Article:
Diary of a Geek Rocker

It’s a geek’s dream. Rocking out, a few feet from Weezer, with singer Rivers Cuomo himself standing so close that you can almost feel his breath as he sings.

Who says dreams can’t come true?

I stood gazing at giant “W” behind Weezer drummer Patrick Wilson, taking in the flash and pulse of “Say It Ain’t So.” Around me, a crowd of 50 people joined together jumping and screaming to show their love for Weezer, the band heard six years ago rocking the airwaves with their smash hit “Buddy Holly.”

This concert was not in a stadium or a pavilion, not even a club. It was held on the top floor of GW’s very own student center, the Hippodrome.

Having just released a new self-titled album, and given the bands recent appearance on the MTV movie awards, one would expect to see Weezer cashing in on their big moment in the spotlight. Instead, the band seems to be taking their music back down to its roots.

Earlier in the week, Weezer played RFK Stadium as part of D.C.’s annual HFStival. The band did not, however, play for the throngs of fans amassed inside the stadium, but rather held a special invite-only concert backstage. The event was playfully named “The 1st Annual Weezer Convention” and fans had to prove worthy to gain admittance.

The concert was held for a group of 300 people who begged, dressed up and went to great lengths to get into the show. They each had the chance to get on a microphone and give an argument as to why they deserved to see the band. Once the lucky winners got inside, they had the pleasure of seeing Weezer live as their performance was recorded for MTV2. I was there, outside of the show, trying to get in – but to no avail. I was good, but I just could not compete with other fans, some of whom had gone as far as painting their bodies green to get in.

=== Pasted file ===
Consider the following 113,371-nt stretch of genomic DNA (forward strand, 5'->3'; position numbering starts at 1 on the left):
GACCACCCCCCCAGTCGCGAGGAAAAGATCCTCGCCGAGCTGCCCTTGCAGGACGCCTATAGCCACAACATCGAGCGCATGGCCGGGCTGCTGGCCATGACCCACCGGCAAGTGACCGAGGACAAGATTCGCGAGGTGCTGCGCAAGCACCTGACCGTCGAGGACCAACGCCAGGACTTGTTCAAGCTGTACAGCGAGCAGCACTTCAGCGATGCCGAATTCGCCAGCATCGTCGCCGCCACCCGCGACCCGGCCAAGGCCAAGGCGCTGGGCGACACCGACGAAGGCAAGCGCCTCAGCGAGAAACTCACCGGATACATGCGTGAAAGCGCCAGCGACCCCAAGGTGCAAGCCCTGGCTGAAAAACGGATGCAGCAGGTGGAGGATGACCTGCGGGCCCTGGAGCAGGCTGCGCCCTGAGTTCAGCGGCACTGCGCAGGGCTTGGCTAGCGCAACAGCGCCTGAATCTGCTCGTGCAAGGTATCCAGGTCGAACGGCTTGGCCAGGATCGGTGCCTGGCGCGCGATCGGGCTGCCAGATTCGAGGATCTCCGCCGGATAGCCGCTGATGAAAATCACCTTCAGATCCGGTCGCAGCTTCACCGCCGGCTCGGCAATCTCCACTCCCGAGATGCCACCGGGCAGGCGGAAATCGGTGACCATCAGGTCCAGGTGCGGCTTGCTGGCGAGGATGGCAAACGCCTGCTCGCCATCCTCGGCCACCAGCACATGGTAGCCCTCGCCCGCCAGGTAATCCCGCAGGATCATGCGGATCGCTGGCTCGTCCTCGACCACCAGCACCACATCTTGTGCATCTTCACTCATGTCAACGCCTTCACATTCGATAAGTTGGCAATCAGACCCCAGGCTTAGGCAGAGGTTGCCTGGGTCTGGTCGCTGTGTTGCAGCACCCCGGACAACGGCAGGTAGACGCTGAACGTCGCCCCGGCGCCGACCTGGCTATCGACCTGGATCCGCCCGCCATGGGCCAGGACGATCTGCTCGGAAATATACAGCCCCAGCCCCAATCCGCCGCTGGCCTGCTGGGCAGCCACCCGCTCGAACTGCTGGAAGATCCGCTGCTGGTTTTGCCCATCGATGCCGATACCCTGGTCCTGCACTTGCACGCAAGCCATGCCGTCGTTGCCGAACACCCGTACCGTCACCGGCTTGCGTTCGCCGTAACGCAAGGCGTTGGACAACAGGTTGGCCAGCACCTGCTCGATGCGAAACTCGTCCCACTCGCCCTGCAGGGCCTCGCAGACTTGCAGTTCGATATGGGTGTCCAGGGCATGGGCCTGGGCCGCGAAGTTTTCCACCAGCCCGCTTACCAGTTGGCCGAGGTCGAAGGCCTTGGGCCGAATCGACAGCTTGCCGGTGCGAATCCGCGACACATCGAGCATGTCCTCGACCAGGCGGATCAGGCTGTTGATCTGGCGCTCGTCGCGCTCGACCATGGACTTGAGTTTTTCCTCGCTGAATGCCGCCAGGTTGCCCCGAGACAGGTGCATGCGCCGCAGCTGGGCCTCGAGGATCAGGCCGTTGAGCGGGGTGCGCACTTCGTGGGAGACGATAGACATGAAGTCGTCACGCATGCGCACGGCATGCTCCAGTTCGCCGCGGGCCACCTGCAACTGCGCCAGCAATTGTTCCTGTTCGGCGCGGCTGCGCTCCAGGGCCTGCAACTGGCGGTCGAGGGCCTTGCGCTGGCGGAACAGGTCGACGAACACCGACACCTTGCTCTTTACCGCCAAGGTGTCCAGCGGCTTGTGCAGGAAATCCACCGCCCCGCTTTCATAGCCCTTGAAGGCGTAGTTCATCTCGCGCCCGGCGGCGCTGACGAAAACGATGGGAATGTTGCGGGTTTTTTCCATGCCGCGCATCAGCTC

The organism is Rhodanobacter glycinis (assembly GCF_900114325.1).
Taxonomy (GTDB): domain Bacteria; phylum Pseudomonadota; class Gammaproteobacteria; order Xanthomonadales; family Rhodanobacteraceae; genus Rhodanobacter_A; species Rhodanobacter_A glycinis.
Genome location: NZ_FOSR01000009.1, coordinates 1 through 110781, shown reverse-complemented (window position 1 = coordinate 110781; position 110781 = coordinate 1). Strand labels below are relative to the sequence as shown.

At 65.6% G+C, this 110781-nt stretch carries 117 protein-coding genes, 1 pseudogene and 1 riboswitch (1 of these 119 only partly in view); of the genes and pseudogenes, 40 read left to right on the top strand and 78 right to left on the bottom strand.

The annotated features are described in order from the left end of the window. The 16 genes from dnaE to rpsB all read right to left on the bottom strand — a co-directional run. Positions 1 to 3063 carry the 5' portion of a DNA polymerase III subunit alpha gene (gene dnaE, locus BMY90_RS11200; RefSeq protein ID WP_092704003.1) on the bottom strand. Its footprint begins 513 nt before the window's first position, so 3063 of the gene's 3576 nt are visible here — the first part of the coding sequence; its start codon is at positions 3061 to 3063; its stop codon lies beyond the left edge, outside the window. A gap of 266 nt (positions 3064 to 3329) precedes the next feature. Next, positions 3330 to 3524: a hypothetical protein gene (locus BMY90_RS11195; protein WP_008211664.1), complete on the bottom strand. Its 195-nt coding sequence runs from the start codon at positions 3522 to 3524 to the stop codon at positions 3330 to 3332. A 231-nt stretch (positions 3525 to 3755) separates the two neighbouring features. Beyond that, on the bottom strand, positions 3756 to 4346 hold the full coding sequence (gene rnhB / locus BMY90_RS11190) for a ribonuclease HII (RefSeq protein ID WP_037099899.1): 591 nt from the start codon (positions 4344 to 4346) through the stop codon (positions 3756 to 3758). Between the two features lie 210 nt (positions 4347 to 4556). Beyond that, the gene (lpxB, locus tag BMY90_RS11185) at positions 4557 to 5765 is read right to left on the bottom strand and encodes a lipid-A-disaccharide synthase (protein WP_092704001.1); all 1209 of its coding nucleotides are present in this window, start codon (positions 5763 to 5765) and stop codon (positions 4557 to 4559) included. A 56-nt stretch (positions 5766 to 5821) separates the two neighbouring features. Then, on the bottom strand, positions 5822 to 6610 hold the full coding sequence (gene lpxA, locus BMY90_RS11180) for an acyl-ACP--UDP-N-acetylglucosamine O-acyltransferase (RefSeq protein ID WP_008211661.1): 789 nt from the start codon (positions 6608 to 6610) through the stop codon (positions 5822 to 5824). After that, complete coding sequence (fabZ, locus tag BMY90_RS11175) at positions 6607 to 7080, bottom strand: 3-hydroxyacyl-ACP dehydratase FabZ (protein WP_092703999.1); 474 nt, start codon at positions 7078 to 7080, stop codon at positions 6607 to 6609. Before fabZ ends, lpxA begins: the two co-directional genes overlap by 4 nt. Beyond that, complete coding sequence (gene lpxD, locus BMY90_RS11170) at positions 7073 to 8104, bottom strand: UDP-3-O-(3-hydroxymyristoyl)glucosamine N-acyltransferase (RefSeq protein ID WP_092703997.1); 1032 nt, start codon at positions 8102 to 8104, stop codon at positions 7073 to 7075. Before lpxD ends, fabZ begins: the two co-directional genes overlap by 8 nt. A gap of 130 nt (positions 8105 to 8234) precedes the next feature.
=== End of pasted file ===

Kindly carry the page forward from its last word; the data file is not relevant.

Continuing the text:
This was just one of a series of small shows and venues that Weezer has played recently. In their typical low key fashion, they have avoided stadium shows and larger venues. They have proven that they can still sell tickets, after selling out their two D.C. shows this year, one at American University’s Bender Arena and another at the 9:30 Club. But the question is not whether the band can sell tickets, the question is whether they want to.

Despite their new album and their video for their single “Hash Pipe” gaining acceptance on MTV’s “TRL,” it seems Weezer is trying to avoid the spotlight and hang onto the geek rock roots that made them so lovable in the first place. This did not help me though. I missed my chance at the HFStival and was left with little hope of seeing the band in the short term.

Then I heard the outrageous rumor that Weezer was playing the Hippodrome. I immediately laughed it off, not only because Weezer is much to big to play the Hippodrome, but also because a similar rumor had circulated earlier in the year.

I knew they had been doing a string of small, very private shows, but I hardly imagined that they would play for a group of 50 people.

But on one Thursday night, May 31 to be exact, I decided to go bowling with some friends. As we hit the elevators to ride up to the Hippodrome I noticed signs saying it had closed early.

But we were not willing to give up on bowling so easily – my friends and I decided to check it out. I stepped off the elevator into a crowd of people and in the front stood Weezer, the band itself. They were dressed in their sweater vests and jeans, geek rock charisma, playing at full volume in the lounge area of the Hippodrome to an enthralled crowd. So what did I do when I realized that I had just crashed a private party and my geek rock fantasy was becoming a reality? I ran into the pit and screamed my head off as the band played all my favorite songs.

After about an hour-long set, they stopped to sign autographs and gave out two lime green bowling balls, also signed. Lining up, I was overwhelmed by the fact that they were here, at my school. People were everywhere with free posters and stickers and CDs signed by all the members. I also got my CD signed, and left the table where the tired band sat talking to their fans.

Perhaps this is the only way Weezer can maintain their geek rock roots, by stopping short of the limelight. Perhaps they wish to keep a shroud of mystery

For whatever reason they are re doing this, the fact remains that they leave their audiences with an experience that is unforgettable. And no matter how low key Weezer may wish to remain, they are only growing larger by the day, moving across the country one small show at a time.

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